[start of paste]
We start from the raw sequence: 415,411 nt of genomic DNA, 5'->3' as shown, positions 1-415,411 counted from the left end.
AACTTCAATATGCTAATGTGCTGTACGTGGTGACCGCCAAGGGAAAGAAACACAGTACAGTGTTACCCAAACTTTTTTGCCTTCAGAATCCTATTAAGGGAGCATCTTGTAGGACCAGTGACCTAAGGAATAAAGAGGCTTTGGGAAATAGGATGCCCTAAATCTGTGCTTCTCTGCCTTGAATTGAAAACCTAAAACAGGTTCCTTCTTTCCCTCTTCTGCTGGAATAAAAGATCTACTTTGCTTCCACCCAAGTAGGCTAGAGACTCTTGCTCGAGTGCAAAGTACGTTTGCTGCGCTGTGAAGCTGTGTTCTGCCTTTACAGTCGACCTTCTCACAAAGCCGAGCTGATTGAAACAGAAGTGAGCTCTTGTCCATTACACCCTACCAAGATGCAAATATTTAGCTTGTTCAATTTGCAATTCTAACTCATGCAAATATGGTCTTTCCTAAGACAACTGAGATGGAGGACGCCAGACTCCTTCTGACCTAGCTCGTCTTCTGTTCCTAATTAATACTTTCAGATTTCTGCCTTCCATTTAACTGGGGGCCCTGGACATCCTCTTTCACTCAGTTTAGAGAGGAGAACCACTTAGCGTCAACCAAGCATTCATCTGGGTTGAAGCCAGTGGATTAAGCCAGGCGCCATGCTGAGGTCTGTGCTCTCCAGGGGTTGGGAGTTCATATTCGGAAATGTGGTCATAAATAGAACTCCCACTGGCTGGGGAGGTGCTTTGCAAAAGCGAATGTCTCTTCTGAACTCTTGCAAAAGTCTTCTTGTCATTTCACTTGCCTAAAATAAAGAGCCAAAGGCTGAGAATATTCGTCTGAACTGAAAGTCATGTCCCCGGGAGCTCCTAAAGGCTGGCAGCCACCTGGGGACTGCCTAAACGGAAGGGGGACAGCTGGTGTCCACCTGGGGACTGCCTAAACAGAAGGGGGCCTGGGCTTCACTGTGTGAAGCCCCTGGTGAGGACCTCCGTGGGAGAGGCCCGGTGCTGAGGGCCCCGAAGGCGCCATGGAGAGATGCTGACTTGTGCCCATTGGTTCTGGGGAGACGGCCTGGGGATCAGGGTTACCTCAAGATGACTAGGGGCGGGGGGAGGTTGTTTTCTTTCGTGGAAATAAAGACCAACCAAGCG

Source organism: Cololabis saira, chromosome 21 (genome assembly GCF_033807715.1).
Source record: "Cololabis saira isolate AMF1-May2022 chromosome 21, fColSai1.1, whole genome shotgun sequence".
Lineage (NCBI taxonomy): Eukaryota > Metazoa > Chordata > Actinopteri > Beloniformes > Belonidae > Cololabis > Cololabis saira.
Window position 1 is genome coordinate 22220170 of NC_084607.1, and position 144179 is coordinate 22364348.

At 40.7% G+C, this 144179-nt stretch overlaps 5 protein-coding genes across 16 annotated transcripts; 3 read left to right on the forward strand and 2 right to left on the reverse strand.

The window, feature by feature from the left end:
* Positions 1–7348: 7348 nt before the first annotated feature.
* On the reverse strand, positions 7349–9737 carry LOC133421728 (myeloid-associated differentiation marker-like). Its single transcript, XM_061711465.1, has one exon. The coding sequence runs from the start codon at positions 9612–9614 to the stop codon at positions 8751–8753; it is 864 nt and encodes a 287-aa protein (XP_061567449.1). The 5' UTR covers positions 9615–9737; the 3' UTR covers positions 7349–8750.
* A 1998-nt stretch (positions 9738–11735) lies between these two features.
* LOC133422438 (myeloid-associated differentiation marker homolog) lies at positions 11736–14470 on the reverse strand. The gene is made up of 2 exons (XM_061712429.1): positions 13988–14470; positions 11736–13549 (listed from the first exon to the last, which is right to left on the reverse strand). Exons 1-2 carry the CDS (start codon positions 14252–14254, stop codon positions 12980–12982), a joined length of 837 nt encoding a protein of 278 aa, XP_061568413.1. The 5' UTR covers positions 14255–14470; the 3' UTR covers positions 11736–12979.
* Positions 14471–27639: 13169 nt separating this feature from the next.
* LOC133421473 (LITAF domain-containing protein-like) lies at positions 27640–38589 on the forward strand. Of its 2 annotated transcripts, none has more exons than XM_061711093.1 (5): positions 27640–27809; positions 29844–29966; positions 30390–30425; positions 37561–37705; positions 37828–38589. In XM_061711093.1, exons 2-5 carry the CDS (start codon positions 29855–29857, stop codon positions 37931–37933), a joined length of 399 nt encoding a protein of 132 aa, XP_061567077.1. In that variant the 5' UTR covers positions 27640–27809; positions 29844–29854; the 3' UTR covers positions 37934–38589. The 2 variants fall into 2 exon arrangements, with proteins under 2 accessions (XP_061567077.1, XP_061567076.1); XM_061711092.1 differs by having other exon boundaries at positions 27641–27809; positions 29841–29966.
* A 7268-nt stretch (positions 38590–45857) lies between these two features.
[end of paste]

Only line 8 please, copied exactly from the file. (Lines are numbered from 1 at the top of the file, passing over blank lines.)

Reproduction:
The window, feature by feature from the left end: